Setting the Stage for Your Next Act

Setting the Stage for Your Next Act

“All the world’s a stage…”

– William Shakespeare

Have you ever gone to a play and wondered how they changed the sets so quickly between scenes?  The stagehands zip around, vague figures in the dark, and when the lights go up you’re suddenly in a new world.

If only moving or otherwise switching stage sets in our lives could be so easy!

Of course, the stagehands have the advantage of a well-defined plan, right down to the tiniest detail.  Okay, this yellow lamp goes here, that teacup with the red lipstick on the rim goes there.  Same plan and place every time.

I don’t know about you, but I have found most changes in life to be a little less clear cut.

Which can actually be a good thing.

It’s good to plan, and some people are superstars at it.  And I for one love the satisfaction that comes from checking things off on my to-do list.  But there are some perhaps unexpected skills that can make all the difference when it comes to bringing our next act to life:

Improvisation, resilience, and an aversion to “extreme tidiness.”

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Let’s say you have a goal in mind…a picture of the stage you’d like to step onto. 

Perhaps you’re planning a move to Hawaii.  Or you have an idea for a side business you want to launch.  Or your ideal right now may be to take a six-month sabbatical to travel, experience different cultures, recharge your batteries, and then return to your current job. Maybe blog about your journey.

So you set up your sabbatical checklist: Save money for travel. Check.  Plan itinerary. Check. Get approval from work. Check. Set up a basic blog. Check. Buy comfortable shoes. Check.

And so on, until…

you step off the plane in (let’s say) Prague, the first stop on your journey. 

Two weeks later, after gratifying visits to the Museum of Decorative Arts, Letna Park, the Strahov Monastery, and the Lennon Wall (yes, that Lennon), you are sitting at a sidewalk café, writing up your last blog post before hitting the road again.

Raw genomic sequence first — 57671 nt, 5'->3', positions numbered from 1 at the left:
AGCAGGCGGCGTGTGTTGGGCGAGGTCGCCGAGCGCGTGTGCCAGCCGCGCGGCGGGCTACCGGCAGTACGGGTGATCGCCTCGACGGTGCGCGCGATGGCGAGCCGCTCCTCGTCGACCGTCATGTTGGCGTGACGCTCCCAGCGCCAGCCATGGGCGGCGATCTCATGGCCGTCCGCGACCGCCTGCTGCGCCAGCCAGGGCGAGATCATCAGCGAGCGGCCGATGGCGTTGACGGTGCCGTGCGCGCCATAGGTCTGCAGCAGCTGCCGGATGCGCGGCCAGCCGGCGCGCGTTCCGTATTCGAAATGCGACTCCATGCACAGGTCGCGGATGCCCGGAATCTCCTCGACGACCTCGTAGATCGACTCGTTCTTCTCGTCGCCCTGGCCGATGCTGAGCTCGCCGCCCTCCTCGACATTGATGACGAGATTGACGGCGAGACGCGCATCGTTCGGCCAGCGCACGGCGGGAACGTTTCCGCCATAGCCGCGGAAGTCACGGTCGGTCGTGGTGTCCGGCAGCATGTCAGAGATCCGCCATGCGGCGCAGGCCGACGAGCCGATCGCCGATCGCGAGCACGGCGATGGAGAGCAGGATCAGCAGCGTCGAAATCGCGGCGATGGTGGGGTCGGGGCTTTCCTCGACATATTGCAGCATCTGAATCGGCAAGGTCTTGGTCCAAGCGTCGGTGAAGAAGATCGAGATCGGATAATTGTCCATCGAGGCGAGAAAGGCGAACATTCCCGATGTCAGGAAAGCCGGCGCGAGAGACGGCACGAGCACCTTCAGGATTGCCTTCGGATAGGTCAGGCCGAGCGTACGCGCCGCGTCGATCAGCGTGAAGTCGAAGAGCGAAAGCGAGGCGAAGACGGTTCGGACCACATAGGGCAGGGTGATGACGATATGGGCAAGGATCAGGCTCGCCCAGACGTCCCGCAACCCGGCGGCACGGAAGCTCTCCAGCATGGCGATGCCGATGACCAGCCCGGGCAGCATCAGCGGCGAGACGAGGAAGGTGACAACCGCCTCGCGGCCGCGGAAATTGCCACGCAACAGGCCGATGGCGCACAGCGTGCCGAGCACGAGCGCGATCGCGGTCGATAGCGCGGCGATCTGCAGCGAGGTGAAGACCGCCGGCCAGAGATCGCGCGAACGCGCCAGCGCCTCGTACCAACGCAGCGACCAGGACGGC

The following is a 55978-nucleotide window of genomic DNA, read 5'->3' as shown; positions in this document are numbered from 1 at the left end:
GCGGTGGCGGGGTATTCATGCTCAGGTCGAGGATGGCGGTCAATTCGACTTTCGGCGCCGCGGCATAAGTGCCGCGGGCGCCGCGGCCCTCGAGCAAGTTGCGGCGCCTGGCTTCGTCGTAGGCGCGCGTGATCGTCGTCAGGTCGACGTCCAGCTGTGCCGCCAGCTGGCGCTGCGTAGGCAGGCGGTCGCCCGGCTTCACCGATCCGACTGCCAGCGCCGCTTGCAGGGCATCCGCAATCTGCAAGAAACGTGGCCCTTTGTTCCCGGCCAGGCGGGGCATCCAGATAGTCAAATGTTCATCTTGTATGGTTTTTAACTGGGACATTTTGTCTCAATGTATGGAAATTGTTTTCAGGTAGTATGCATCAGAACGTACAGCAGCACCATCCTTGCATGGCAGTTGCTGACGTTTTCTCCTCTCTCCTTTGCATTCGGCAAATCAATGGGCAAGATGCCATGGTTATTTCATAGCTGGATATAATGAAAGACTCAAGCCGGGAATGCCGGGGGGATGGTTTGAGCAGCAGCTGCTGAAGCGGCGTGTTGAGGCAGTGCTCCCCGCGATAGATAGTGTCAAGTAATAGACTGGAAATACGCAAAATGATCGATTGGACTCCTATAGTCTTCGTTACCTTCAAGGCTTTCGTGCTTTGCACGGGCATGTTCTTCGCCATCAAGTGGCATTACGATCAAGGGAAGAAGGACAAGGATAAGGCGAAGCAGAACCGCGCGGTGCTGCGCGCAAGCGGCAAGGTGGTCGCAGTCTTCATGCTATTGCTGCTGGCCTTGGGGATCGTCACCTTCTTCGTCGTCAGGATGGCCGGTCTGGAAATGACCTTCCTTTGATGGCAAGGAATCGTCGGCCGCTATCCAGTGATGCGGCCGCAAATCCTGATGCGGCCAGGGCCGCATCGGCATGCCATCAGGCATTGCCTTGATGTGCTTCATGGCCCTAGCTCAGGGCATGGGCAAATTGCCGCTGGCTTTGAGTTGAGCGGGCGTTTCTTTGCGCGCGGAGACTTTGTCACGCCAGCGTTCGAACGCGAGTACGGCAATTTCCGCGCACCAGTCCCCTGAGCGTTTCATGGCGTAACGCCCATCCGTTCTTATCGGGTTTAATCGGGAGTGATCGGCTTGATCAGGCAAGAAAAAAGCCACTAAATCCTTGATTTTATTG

A woman at the next table asks what you are writing.  A chat ensues.  You learn that she is a senior editor at a publication with a major online presence. She invites you to meet with her the following week to discuss publishing your posts throughout your trip.  Hmmm.  Do you stick to your planned itinerary?

Or improvise, and learn more about this unexpected opportunity?

See what I mean?

When you apply an improvisational approach to researching a geographic move or a new business idea, or to any change you are considering, you may find that an alert openness to the unexpected will lead you to a better version of that change.  Or to something even better.

shutterstock_stage with sky heart


Even the best-laid plans can’t prevent every bump in the road.  There are ups and downs that go along with trying new things, and not everyone will agree with our choices.  Being able to take things in stride and not getting hung up on outside “reviews” can help us stay focused and motivated.

That even goes, to a certain extent, for super-positive reviews, as wonderful and helpful as they are to receive.  Positive reviews can also sway us towards a direction that is not true to ourselves.  If we get heaps of praise at work and it feels good, we may stay at a job we don’t like longer than is good for us.